Belfast Telegraph

Recovery sought for £9m of social housing grants

BY Adrian Rutherford

Almost £9m given to two housing associations for social housing projects must be urgently recovered because of a lack of progress, the Audit Office has said.

The grants were made by the Department for Social Development (DSD) under the Advance Land Purchase (ALP) scheme.

It allows grants to be made to housing associations for them to purchase a site in an area which has a social housing need, but which may not yet have planning permission.

The grant is given on the understanding that DSD can seek full recovery if permission is not granted, or progress has not been made in building houses on the land within three years.

In two schemes, DSD said it intends to recover the money because of a lack of progress.

One is a site purchased by Helm Housing in Great George's Street, Belfast, which was supported by an £8.1m grant under the ALP scheme.

The Audit Office previously raised concerns over the purchase of the site. When Helm bought it in 2007 for £9.75m, a third party purchased the site for £6.5m from the vendor on the same day, before immediately selling it on to Helm. DSD could not obtain an explanation for this.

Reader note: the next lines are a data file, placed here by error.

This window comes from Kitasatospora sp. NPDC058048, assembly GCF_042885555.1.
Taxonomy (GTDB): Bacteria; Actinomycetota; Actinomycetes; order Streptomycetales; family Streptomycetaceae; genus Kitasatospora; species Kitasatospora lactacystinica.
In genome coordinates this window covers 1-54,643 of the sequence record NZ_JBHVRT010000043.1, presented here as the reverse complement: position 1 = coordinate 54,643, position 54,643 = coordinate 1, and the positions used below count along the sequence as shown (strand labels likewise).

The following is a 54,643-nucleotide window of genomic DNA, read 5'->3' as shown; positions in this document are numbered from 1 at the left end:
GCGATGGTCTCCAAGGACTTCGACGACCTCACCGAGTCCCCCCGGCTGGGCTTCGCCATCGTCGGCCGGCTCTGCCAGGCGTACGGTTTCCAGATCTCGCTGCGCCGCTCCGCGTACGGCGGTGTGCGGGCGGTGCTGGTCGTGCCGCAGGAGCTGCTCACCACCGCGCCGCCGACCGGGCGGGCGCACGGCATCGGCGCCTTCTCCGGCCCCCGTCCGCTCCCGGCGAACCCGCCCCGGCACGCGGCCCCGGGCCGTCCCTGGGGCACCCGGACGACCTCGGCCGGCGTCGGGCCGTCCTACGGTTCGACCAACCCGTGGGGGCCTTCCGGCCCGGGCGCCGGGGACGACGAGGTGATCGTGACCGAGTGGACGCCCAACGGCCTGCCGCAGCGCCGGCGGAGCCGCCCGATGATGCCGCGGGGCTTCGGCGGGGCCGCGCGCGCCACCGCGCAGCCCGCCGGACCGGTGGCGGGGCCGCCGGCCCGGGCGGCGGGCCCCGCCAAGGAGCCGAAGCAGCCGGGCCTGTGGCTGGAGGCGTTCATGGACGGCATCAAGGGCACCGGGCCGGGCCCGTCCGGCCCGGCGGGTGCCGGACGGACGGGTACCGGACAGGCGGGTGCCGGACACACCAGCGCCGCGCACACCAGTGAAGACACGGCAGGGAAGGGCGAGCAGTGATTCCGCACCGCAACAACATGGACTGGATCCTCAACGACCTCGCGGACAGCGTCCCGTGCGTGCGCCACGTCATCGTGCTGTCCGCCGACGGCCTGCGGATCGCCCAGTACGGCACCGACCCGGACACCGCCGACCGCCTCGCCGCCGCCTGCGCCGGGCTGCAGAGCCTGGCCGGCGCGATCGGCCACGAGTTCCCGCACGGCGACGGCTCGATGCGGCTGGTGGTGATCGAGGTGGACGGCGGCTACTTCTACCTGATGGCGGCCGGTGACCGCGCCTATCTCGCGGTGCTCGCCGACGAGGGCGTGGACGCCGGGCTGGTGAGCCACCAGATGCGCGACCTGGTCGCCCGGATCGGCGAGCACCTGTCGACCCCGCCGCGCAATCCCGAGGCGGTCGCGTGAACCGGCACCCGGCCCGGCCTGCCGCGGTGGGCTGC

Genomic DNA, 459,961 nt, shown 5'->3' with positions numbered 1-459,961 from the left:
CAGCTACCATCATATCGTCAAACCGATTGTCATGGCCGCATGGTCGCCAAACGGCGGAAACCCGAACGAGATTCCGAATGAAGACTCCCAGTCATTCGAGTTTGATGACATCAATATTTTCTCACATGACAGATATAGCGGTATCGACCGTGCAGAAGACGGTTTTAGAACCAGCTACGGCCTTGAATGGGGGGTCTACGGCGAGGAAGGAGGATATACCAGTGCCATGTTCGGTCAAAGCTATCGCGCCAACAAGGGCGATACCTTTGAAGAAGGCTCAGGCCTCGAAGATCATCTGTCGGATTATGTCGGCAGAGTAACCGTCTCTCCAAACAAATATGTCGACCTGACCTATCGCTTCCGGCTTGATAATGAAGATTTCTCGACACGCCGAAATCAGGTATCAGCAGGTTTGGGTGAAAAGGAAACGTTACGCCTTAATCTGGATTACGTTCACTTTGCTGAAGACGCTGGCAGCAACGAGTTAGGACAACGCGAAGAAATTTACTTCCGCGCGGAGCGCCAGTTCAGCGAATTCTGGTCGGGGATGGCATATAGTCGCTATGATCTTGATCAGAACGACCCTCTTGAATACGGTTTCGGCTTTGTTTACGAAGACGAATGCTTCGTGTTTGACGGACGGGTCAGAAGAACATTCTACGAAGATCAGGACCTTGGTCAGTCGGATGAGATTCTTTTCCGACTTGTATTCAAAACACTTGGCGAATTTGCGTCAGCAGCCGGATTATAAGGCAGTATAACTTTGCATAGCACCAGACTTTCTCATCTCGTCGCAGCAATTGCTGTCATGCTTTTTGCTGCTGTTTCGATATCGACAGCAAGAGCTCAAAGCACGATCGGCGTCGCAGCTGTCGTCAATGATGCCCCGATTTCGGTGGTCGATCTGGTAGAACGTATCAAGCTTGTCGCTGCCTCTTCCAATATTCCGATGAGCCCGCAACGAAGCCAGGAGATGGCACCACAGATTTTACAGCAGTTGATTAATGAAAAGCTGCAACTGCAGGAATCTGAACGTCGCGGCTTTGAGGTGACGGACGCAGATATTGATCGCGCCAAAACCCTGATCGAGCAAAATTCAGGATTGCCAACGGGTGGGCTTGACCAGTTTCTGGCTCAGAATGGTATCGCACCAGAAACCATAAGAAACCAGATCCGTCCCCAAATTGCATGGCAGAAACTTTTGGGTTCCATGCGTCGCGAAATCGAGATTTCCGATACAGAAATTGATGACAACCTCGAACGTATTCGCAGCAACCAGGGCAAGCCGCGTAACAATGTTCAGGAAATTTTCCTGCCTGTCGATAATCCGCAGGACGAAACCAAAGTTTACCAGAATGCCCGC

It has now emerged that planning permission will not materialise until 2018 at the earliest. Consequently, DSD has indicated it may begin recovery procedures for the £8.1m grant. The other scheme was planned by Trinity Housing Association for a development in Crossgar.

In this scheme DSD awarded an ALP grant of £835,000 to the association in February 2008 to purchase the site, on the basis that 12 social housing units would be developed.

In the intervening period, as the association pursued unsuccessful planning approvals to develop the site, the proposal changed from a 12-unit scheme to a three-unit scheme and currently, to a single detached bungalow.

DSD has now indicated that it is minded to begin recovery procedures for the ALP grant of £835,000, although the association has suggested it is likely to take legal action to prevent recovery.

DSD said it was satisfied the two outstanding grants to Helm and Trinity Housing Associations are unique and exceptional and that potential recovery action has been initiated at an appropriate time by the Housing Executive.

Belfast Telegraph


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